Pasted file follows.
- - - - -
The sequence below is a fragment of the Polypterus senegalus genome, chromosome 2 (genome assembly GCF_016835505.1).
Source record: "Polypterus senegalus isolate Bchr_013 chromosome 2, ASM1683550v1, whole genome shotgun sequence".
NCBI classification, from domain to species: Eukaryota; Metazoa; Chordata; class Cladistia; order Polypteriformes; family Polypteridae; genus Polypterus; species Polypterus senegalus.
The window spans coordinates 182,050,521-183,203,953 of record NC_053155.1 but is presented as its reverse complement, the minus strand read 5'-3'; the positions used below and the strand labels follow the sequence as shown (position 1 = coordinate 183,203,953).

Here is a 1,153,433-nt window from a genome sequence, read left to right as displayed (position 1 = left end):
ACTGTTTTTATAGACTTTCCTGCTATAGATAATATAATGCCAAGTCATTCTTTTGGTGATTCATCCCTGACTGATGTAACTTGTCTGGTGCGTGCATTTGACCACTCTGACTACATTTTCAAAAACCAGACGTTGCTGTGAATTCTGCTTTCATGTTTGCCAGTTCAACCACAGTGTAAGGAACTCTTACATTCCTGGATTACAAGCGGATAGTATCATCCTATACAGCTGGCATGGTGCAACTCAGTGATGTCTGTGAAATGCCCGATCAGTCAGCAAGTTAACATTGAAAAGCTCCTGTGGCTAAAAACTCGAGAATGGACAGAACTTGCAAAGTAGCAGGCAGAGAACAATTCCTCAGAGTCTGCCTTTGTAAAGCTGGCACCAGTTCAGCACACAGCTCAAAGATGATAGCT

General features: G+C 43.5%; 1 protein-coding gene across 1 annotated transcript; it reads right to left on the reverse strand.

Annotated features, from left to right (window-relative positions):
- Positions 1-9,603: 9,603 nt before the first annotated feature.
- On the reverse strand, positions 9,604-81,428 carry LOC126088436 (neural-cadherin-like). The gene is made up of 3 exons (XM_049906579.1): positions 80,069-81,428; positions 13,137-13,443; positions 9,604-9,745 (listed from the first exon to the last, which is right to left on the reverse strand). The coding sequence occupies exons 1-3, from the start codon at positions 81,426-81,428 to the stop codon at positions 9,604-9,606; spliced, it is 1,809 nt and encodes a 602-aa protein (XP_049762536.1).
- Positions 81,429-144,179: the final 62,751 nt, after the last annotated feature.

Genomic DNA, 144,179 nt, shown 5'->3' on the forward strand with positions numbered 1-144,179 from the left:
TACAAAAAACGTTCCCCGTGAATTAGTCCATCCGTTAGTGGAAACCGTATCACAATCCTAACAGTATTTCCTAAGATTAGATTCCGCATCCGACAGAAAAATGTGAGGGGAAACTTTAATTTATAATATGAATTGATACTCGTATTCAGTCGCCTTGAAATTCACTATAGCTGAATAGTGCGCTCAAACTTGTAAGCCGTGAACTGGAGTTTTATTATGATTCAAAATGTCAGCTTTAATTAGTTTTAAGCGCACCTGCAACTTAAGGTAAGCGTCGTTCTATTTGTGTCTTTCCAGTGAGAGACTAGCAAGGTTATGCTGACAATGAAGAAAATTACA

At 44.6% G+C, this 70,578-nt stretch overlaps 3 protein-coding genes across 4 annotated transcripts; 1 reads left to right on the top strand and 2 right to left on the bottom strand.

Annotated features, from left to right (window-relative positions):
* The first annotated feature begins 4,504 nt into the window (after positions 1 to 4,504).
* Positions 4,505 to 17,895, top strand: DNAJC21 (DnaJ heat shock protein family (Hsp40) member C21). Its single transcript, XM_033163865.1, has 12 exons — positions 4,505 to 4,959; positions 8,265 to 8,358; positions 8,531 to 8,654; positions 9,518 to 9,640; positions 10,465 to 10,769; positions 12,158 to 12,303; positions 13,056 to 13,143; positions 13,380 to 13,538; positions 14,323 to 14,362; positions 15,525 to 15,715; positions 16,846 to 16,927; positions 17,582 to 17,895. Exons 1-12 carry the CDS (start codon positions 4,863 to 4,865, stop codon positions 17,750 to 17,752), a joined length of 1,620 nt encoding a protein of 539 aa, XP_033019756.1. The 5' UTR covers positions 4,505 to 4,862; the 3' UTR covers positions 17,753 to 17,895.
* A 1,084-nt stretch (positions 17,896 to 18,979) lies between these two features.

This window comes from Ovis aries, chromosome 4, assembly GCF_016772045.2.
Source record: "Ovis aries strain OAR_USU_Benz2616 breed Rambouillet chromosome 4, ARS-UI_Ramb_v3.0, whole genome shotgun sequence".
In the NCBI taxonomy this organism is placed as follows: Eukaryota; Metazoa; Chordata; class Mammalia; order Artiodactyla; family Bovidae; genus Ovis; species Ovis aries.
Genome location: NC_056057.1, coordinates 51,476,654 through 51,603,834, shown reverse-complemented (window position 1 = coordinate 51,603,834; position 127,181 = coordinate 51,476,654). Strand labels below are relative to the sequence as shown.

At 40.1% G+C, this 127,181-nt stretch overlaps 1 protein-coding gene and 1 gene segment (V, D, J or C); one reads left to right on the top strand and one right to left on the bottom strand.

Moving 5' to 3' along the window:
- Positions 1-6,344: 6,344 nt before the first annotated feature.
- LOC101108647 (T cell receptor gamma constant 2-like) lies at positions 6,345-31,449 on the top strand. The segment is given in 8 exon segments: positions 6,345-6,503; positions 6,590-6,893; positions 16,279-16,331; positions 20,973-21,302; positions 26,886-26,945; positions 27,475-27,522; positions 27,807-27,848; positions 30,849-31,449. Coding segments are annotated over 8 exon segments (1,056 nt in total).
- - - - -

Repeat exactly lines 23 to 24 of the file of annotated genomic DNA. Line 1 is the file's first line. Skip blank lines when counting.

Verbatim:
At 40.1% G+C, this 127,181-nt stretch overlaps 1 protein-coding gene and 1 gene segment (V, D, J or C); one reads left to right on the top strand and one right to left on the bottom strand.

Moving 5' to 3' along the window: